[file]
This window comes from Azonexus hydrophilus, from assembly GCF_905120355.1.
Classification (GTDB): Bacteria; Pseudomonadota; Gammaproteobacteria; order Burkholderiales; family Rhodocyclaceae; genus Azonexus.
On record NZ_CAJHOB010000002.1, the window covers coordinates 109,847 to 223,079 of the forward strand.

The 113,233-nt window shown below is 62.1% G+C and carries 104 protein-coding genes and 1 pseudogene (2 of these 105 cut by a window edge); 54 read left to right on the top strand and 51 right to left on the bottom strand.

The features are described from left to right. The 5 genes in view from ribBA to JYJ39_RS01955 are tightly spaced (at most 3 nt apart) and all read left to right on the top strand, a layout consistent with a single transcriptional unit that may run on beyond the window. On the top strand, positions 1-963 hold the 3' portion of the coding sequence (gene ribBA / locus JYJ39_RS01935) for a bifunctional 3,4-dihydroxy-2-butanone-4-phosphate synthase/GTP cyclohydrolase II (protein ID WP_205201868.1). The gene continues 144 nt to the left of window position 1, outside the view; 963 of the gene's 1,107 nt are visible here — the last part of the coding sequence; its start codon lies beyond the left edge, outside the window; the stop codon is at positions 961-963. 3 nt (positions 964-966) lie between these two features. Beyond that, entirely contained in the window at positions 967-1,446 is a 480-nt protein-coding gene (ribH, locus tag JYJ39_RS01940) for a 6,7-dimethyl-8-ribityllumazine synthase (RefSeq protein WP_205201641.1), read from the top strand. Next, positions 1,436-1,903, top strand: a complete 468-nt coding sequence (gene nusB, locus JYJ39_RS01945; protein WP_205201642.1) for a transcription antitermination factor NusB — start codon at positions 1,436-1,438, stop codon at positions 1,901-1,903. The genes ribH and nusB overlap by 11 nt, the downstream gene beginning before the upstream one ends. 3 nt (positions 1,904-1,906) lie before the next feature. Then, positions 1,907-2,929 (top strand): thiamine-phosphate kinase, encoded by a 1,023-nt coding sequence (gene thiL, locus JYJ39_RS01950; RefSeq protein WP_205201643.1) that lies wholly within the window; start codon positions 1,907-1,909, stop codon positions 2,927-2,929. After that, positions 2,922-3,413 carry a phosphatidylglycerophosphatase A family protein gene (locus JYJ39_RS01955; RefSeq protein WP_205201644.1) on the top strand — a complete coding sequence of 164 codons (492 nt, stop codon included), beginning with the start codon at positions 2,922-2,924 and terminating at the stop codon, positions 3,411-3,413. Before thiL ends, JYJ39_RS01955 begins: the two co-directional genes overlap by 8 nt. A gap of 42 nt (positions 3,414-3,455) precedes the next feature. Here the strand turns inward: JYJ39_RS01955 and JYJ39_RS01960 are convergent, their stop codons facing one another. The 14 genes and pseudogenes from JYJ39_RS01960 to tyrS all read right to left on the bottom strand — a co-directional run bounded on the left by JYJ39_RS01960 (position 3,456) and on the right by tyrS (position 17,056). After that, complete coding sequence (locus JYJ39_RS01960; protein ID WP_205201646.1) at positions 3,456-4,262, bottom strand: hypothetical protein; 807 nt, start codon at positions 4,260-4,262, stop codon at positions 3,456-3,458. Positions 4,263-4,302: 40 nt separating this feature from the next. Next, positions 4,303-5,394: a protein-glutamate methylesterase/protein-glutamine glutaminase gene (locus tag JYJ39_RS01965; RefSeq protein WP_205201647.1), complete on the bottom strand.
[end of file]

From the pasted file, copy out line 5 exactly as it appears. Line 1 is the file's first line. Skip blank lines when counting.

The features are described from left to right. The 5 genes in view from ribBA to JYJ39_RS01955 are tightly spaced (at most 3 nt apart) and all read left to right on the top strand, a layout consistent with a single transcriptional unit that may run on beyond the window. On the top strand, positions 1-963 hold the 3' portion of the coding sequence (gene ribBA / locus JYJ39_RS01935) for a bifunctional 3,4-dihydroxy-2-butanone-4-phosphate synthase/GTP cyclohydrolase II (protein ID WP_205201868.1). The gene continues 144 nt to the left of window position 1, outside the view; 963 of the gene's 1,107 nt are visible here — the last part of the coding sequence; its start codon lies beyond the left edge, outside the window; the stop codon is at positions 961-963. 3 nt (positions 964-966) lie between these two features. Beyond that, entirely contained in the window at positions 967-1,446 is a 480-nt protein-coding gene (ribH, locus tag JYJ39_RS01940) for a 6,7-dimethyl-8-ribityllumazine synthase (RefSeq protein WP_205201641.1), read from the top strand. Next, positions 1,436-1,903, top strand: a complete 468-nt coding sequence (gene nusB, locus JYJ39_RS01945; protein WP_205201642.1) for a transcription antitermination factor NusB — start codon at positions 1,436-1,438, stop codon at positions 1,901-1,903. The genes ribH and nusB overlap by 11 nt, the downstream gene beginning before the upstream one ends. 3 nt (positions 1,904-1,906) lie before the next feature. Then, positions 1,907-2,929 (top strand): thiamine-phosphate kinase, encoded by a 1,023-nt coding sequence (gene thiL, locus JYJ39_RS01950; RefSeq protein WP_205201643.1) that lies wholly within the window; start codon positions 1,907-1,909, stop codon positions 2,927-2,929. After that, positions 2,922-3,413 carry a phosphatidylglycerophosphatase A family protein gene (locus JYJ39_RS01955; RefSeq protein WP_205201644.1) on the top strand — a complete coding sequence of 164 codons (492 nt, stop codon included), beginning with the start codon at positions 2,922-2,924 and terminating at the stop codon, positions 3,411-3,413. Before thiL ends, JYJ39_RS01955 begins: the two co-directional genes overlap by 8 nt. A gap of 42 nt (positions 3,414-3,455) precedes the next feature. Here the strand turns inward: JYJ39_RS01955 and JYJ39_RS01960 are convergent, their stop codons facing one another. The 14 genes and pseudogenes from JYJ39_RS01960 to tyrS all read right to left on the bottom strand — a co-directional run bounded on the left by JYJ39_RS01960 (position 3,456) and on the right by tyrS (position 17,056). After that, complete coding sequence (locus JYJ39_RS01960; protein ID WP_205201646.1) at positions 3,456-4,262, bottom strand: hypothetical protein; 807 nt, start codon at positions 4,260-4,262, stop codon at positions 3,456-3,458. Positions 4,263-4,302: 40 nt separating this feature from the next. Next, positions 4,303-5,394: a protein-glutamate methylesterase/protein-glutamine glutaminase gene (locus tag JYJ39_RS01965; RefSeq protein WP_205201647.1), complete on the bottom strand.